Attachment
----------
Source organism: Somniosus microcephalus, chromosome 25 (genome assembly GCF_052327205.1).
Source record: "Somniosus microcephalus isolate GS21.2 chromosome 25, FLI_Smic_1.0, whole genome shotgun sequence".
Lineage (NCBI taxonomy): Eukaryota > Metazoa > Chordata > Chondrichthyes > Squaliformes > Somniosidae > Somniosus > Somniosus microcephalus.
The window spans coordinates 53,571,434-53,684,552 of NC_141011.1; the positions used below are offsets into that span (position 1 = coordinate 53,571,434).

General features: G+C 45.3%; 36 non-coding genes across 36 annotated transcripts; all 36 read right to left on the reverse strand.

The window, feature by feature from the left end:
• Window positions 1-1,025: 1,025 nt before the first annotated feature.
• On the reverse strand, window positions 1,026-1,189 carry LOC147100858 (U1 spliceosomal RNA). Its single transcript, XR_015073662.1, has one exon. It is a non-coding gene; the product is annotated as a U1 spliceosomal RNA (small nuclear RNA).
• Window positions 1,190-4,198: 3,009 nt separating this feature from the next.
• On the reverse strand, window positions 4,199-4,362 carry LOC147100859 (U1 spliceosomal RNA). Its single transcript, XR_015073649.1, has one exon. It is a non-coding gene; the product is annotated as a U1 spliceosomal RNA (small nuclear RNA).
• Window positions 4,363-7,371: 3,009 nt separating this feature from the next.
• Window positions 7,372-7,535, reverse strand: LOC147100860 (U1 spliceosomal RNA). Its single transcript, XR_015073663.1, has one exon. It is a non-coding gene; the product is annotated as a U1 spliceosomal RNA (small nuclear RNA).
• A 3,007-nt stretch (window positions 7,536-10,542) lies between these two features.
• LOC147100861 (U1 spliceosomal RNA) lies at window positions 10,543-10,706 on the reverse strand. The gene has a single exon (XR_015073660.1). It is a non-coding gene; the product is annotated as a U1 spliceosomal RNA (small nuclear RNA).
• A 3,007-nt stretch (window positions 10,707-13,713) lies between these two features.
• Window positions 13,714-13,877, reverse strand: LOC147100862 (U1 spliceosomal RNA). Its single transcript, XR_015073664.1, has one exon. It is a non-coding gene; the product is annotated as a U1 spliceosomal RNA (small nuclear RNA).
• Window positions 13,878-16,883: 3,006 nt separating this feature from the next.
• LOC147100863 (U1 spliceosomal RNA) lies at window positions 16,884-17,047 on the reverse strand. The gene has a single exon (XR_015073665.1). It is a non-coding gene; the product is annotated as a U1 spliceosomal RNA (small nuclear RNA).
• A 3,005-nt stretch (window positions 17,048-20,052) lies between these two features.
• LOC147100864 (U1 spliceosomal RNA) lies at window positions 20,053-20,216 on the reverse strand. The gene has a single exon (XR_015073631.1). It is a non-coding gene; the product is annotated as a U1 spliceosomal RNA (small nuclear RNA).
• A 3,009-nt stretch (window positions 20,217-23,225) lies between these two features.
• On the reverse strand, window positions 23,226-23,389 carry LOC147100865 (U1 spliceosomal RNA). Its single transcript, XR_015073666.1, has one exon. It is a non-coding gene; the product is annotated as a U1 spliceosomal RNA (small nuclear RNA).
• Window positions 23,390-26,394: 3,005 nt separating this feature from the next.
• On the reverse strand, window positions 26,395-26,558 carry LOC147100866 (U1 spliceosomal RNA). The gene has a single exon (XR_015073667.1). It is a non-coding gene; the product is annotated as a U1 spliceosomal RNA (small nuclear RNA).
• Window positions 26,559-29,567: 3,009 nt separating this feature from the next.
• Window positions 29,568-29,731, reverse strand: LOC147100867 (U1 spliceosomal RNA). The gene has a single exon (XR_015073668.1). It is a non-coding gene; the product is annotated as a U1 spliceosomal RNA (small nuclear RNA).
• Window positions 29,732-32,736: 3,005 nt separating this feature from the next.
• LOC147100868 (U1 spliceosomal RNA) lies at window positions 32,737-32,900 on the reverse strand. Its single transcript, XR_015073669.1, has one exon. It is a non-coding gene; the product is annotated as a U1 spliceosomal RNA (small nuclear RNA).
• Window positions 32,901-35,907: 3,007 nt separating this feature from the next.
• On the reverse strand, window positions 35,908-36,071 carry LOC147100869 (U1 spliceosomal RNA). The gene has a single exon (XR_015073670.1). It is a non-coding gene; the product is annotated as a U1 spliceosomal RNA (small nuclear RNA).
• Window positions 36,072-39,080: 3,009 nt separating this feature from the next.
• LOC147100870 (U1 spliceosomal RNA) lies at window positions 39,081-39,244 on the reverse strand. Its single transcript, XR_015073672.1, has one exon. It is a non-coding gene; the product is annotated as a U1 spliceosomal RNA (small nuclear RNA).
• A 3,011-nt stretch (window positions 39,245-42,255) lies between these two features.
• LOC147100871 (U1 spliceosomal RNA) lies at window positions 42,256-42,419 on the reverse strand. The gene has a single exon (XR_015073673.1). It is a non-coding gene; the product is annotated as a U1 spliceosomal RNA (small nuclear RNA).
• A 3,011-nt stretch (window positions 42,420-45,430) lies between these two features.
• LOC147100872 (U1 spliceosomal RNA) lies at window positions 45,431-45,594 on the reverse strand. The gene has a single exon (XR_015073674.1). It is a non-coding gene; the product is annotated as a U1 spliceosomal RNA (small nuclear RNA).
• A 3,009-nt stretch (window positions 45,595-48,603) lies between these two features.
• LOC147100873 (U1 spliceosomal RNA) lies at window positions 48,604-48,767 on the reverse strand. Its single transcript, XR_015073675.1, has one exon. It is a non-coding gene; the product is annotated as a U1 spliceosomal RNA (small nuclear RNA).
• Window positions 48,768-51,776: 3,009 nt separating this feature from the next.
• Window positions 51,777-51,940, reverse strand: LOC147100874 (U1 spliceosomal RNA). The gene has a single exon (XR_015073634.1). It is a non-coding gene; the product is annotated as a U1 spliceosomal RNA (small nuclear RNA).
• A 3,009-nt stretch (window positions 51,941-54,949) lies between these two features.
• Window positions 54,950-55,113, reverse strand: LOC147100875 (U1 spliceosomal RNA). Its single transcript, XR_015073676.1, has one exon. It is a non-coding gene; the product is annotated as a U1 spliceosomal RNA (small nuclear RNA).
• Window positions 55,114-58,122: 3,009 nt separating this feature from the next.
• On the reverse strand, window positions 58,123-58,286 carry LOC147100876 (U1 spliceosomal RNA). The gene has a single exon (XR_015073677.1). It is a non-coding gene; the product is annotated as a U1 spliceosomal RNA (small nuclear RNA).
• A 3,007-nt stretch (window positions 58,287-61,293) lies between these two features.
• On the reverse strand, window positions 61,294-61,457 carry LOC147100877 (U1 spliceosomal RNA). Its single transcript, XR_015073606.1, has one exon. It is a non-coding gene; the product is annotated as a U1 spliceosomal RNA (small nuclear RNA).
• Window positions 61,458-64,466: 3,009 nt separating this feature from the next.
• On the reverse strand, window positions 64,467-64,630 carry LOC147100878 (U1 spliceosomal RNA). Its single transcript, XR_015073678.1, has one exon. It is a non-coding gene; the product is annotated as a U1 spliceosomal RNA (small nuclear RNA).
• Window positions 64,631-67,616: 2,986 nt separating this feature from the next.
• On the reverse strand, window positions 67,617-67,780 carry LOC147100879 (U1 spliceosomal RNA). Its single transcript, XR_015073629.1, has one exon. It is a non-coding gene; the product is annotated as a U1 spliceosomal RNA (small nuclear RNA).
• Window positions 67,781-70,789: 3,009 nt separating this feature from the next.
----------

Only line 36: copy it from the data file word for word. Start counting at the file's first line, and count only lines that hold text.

• LOC147100872 (U1 spliceosomal RNA) lies at window positions 45,431-45,594 on the reverse strand. The gene has a single exon (XR_015073674.1). It is a non-coding gene; the product is annotated as a U1 spliceosomal RNA (small nuclear RNA).